Figure 4. High-resolution Fe 2p (A), Co 2p (B), and Cu 2p (C) XPS spectra.

The TEM images of the NPC samples are displayed in Figure 5. All composites show metal particles embedded in an amorphous graphite structure. In Fe/Mo2C/NPC, the nanoparticles are uniformly dispersed in the carbon matrix. This dispersion decreases in Co/Mo2C/NPC and gets much worse in Cu/Mo2C/NPC. Iron and cobalt composites show the presence of particles with average particle sizes between 10 and 30 nm cover of a thickness of the external carbon sheet. However, Cu/Mo2C/NPC shows the presence of copper aggregates in the carbon matrix with an irregular morphology, and some metal nanoparticles outside of the carbon matrix (Figure 5C).


Figure 5. TEM images of Fe/Mo2C/NPC (A), Co/Mo2C/NPC (B), and Cu/Mo2C/NPC (C).

The Raman spectra of the composites show the characteristic peak corresponding to the D and G bands at 1350 cm−1 and 1580 cm−1, respectively (Figure 6). The D band is assigned to the A1g breathing mode of disordered graphite structure and is due to the defect sites in the hexagonal framework of graphite materials. The G band corresponds to the E2g stretching mode of graphite structure and denotes the sp2 hybridized carbon atom structure (Yang et al., 2018). Both Raman bands have their corresponding overtones between 2500 and 3000 cm−1, respectively. The height of the D peak usually increases upon chemical alteration of carbon structure. The ratio of D and G bands (ID/IG) is a good indicator of the disorder degree, graphitization, and crystallinity of the composites (values are indicated in Figure 6). It is observed that the ID/IG ratio is lower for the Cu (0.91) composite with respect to Co and Fe composites (ca. 0.99), which indicate a higher disorder degree and defects of the graphite formed in the latter catalysts. Certainly, several studies have established the relevance of defects, which seem to be one of the most challenging targets, in ORR electrocatalysis (Quílez-Bermejo et al., 2020). It is also observed that the intensity of the two-dimensional (2D) peak (∼2690 cm−1) increase in the Co composite and, particularly, in the Fe composite, revealing better graphitization of the carbon framework (Cheng et al., 2017). This suggests that the doping and graphitic structure of carbon matrix is not too dependent on the Co and Fe metal transition, but it changes with the copper metal.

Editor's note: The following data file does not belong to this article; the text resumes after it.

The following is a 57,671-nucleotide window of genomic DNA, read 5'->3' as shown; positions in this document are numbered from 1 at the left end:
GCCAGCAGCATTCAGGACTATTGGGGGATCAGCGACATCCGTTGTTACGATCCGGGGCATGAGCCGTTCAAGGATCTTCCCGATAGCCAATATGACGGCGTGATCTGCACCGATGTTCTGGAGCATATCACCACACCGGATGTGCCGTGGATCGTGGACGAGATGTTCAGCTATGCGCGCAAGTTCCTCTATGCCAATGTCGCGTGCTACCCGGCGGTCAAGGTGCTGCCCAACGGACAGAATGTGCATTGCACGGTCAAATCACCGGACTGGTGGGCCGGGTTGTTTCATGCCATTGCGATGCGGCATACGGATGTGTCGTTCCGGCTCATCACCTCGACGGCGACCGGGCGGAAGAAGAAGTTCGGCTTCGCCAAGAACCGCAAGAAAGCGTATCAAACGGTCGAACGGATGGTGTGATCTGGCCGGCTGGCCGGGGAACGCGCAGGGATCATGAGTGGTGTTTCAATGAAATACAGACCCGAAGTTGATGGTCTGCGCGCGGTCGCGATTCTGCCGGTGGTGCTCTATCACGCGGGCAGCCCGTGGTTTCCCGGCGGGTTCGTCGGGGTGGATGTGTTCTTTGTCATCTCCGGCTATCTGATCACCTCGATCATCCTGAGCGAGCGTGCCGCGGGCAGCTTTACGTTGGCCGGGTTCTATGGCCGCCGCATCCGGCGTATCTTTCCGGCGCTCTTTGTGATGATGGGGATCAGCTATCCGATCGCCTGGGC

Figure 6. Raman spectra of the composites. The calculated ID/IG values are also presented.

The electrocatalytic activity of the composites was studied in alkaline media using a rotating ring-disk electrode (RRDE) technique with a rotation rate of 1,600 rpm. The key values for evaluating the ORR catalytic activity are the onset potential (obtained at -0.1 mA cm−2), half-wave potential (E1/2) and the diffusion-limiting current. The ORR activity and H2O2 yields of the electrocatalysts are displayed in Figures 7A and B, respectively. NPC was added for comparison. As evidenced in Figure 7A and Table 2, Fe/Mo2C/NPC exhibits the best performance with an onset potential of 0.922 V (vs RHE) at -0.1 mA cm−2, and limiting current density of -4.39 mA cm−2 at 0.2 V. In all other composites, the onset potential and limiting current gradually decreases from Co/Mo2C/NPC (0.850 V, -3.57 mA cm−2), NPC (0.714 V, -1.86 mA cm−2), to Cu/Mo2C/NPC (0.683 V, -1.64 mA cm−2). It is observed that the plateau is inclined in all composites, which could indicate some diffusion limitations or inhomogeneous distribution of active sites on the electrode. The E1/2 values can embody the capacity that a fuel cell cathode needs, holding a high working potential to provide high energy conversion efficiency. From Table 2, it can be seen that the Fe composite shows the highest E1/2 value (0.811 V), further indicating the highly active nature of the Fe/Mo2C/NPC towards ORR. These results demonstrate that the transition metal considerably affects the ORR activity in the Mo2C/NPC composites. The polarization curves indicate that the Fe/Mo2C/NPC catalyst has very high ORR activities and is comparable with conventional Pt/C catalysts, in which the onset potential is usually identified ca. 0.990 V (Jiang et al., 2015). Therefore, the gap between the onset potential of Fe/Mo2C/NPC and the standard Pt/C is only 32 mV.